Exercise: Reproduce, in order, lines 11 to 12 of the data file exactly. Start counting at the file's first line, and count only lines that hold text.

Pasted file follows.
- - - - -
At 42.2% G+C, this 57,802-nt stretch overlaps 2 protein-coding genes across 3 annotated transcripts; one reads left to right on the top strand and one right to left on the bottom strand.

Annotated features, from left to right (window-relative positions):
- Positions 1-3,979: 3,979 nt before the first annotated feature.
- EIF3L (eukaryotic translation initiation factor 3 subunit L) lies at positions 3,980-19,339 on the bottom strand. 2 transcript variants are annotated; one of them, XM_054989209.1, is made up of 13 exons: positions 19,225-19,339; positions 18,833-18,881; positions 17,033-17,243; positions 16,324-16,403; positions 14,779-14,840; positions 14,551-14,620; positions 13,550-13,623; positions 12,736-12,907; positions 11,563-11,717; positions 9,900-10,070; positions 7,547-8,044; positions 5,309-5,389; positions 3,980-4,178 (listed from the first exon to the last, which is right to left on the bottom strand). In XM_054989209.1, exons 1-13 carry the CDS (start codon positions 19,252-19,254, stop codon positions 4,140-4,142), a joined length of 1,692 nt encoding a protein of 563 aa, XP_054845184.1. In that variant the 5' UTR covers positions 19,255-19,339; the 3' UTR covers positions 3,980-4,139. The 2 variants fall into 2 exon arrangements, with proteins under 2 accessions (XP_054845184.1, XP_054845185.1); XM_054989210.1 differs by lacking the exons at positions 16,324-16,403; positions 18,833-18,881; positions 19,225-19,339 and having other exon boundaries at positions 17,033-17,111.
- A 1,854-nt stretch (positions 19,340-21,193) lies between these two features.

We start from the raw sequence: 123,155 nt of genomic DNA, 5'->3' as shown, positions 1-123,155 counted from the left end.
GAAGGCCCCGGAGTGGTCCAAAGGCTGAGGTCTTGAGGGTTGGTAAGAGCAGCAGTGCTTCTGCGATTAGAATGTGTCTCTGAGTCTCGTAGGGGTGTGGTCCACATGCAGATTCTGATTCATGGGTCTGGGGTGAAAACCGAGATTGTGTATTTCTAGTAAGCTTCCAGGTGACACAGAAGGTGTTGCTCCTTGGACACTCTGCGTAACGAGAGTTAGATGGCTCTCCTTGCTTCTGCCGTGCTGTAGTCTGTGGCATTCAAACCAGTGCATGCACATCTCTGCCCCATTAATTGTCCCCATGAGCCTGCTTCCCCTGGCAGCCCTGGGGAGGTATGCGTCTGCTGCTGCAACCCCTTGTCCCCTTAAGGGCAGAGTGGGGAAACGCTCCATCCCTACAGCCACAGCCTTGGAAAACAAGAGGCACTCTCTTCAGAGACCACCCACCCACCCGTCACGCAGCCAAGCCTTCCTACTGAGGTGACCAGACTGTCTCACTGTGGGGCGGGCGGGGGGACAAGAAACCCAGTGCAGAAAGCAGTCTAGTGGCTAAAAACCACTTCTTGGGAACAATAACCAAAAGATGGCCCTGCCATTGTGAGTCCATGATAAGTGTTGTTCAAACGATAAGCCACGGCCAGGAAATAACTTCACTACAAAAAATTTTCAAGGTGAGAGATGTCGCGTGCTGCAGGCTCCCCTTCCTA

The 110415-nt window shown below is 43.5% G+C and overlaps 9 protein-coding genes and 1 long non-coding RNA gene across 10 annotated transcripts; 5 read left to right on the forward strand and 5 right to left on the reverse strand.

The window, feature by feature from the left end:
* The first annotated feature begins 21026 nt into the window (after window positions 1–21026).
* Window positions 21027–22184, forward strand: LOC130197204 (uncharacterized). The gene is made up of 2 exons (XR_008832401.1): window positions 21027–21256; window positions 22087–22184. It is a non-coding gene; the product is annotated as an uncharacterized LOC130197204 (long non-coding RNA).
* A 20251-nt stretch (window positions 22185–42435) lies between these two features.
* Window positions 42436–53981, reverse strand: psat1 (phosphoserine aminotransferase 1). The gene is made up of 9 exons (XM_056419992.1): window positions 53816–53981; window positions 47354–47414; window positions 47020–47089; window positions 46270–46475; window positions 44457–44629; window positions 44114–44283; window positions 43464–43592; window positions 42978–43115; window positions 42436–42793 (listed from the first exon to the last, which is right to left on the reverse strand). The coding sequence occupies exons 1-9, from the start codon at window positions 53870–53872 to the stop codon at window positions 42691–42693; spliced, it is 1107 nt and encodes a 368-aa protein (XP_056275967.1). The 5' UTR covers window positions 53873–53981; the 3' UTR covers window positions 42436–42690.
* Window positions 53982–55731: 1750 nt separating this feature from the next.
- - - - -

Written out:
* Window positions 21027–22184, forward strand: LOC130197204 (uncharacterized). The gene is made up of 2 exons (XR_008832401.1): window positions 21027–21256; window positions 22087–22184. It is a non-coding gene; the product is annotated as an uncharacterized LOC130197204 (long non-coding RNA).
* A 20251-nt stretch (window positions 22185–42435) lies between these two features.